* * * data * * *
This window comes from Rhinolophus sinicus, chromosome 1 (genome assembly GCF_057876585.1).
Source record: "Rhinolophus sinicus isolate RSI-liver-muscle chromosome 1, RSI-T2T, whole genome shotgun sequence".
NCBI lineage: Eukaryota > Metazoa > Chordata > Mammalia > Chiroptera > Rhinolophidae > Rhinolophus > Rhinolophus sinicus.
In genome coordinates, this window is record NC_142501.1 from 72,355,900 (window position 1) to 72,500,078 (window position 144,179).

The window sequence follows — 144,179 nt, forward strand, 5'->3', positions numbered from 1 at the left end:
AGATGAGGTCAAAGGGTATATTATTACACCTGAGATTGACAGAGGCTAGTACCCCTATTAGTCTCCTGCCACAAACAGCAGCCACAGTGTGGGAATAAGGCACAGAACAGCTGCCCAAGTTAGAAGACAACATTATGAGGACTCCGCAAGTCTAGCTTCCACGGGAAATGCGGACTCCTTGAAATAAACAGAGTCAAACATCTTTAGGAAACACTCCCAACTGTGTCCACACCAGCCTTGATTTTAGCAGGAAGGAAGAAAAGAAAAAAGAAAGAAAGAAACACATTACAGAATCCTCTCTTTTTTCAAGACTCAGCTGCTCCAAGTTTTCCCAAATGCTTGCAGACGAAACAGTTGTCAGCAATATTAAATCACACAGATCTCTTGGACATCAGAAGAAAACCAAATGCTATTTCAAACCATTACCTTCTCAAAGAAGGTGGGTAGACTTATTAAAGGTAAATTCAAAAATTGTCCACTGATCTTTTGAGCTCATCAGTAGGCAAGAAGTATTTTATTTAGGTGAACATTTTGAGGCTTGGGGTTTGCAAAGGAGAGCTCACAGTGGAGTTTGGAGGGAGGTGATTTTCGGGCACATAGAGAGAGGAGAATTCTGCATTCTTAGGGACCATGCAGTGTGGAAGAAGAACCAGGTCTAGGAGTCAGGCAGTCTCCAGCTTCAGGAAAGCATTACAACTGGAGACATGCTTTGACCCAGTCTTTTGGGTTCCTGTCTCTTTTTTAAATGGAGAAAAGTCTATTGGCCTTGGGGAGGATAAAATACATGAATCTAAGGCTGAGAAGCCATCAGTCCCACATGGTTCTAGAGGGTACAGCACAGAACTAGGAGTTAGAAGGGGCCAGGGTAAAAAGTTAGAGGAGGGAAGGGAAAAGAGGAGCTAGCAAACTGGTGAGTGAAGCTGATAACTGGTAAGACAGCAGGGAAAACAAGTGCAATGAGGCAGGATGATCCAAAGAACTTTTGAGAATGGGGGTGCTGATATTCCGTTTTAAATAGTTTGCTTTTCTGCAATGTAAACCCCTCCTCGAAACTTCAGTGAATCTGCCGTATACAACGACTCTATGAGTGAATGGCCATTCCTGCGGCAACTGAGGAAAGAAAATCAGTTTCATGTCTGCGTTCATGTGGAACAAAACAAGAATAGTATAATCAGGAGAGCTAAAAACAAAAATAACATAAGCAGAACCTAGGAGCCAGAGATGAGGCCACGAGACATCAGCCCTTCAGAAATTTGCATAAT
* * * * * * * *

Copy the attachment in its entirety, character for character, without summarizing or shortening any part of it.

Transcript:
This window comes from Rhinolophus sinicus, chromosome 1 (genome assembly GCF_057876585.1).
Source record: "Rhinolophus sinicus isolate RSI-liver-muscle chromosome 1, RSI-T2T, whole genome shotgun sequence".
NCBI lineage: Eukaryota > Metazoa > Chordata > Mammalia > Chiroptera > Rhinolophidae > Rhinolophus > Rhinolophus sinicus.
In genome coordinates, this window is record NC_142501.1 from 72,355,900 (window position 1) to 72,500,078 (window position 144,179).

The window sequence follows — 144,179 nt, forward strand, 5'->3', positions numbered from 1 at the left end:
AGATGAGGTCAAAGGGTATATTATTACACCTGAGATTGACAGAGGCTAGTACCCCTATTAGTCTCCTGCCACAAACAGCAGCCACAGTGTGGGAATAAGGCACAGAACAGCTGCCCAAGTTAGAAGACAACATTATGAGGACTCCGCAAGTCTAGCTTCCACGGGAAATGCGGACTCCTTGAAATAAACAGAGTCAAACATCTTTAGGAAACACTCCCAACTGTGTCCACACCAGCCTTGATTTTAGCAGGAAGGAAGAAAAGAAAAAAGAAAGAAAGAAACACATTACAGAATCCTCTCTTTTTTCAAGACTCAGCTGCTCCAAGTTTTCCCAAATGCTTGCAGACGAAACAGTTGTCAGCAATATTAAATCACACAGATCTCTTGGACATCAGAAGAAAACCAAATGCTATTTCAAACCATTACCTTCTCAAAGAAGGTGGGTAGACTTATTAAAGGTAAATTCAAAAATTGTCCACTGATCTTTTGAGCTCATCAGTAGGCAAGAAGTATTTTATTTAGGTGAACATTTTGAGGCTTGGGGTTTGCAAAGGAGAGCTCACAGTGGAGTTTGGAGGGAGGTGATTTTCGGGCACATAGAGAGAGGAGAATTCTGCATTCTTAGGGACCATGCAGTGTGGAAGAAGAACCAGGTCTAGGAGTCAGGCAGTCTCCAGCTTCAGGAAAGCATTACAACTGGAGACATGCTTTGACCCAGTCTTTTGGGTTCCTGTCTCTTTTTTAAATGGAGAAAAGTCTATTGGCCTTGGGGAGGATAAAATACATGAATCTAAGGCTGAGAAGCCATCAGTCCCACATGGTTCTAGAGGGTACAGCACAGAACTAGGAGTTAGAAGGGGCCAGGGTAAAAAGTTAGAGGAGGGAAGGGAAAAGAGGAGCTAGCAAACTGGTGAGTGAAGCTGATAACTGGTAAGACAGCAGGGAAAACAAGTGCAATGAGGCAGGATGATCCAAAGAACTTTTGAGAATGGGGGTGCTGATATTCCGTTTTAAATAGTTTGCTTTTCTGCAATGTAAACCCCTCCTCGAAACTTCAGTGAATCTGCCGTATACAACGACTCTATGAGTGAATGGCCATTCCTGCGGCAACTGAGGAAAGAAAATCAGTTTCATGTCTGCGTTCATGTGGAACAAAACAAGAATAGTATAATCAGGAGAGCTAAAAACAAAAATAACATAAGCAGAACCTAGGAGCCAGAGATGAGGCCACGAGACATCAGCCCTTCAGAAATTTGCATAAT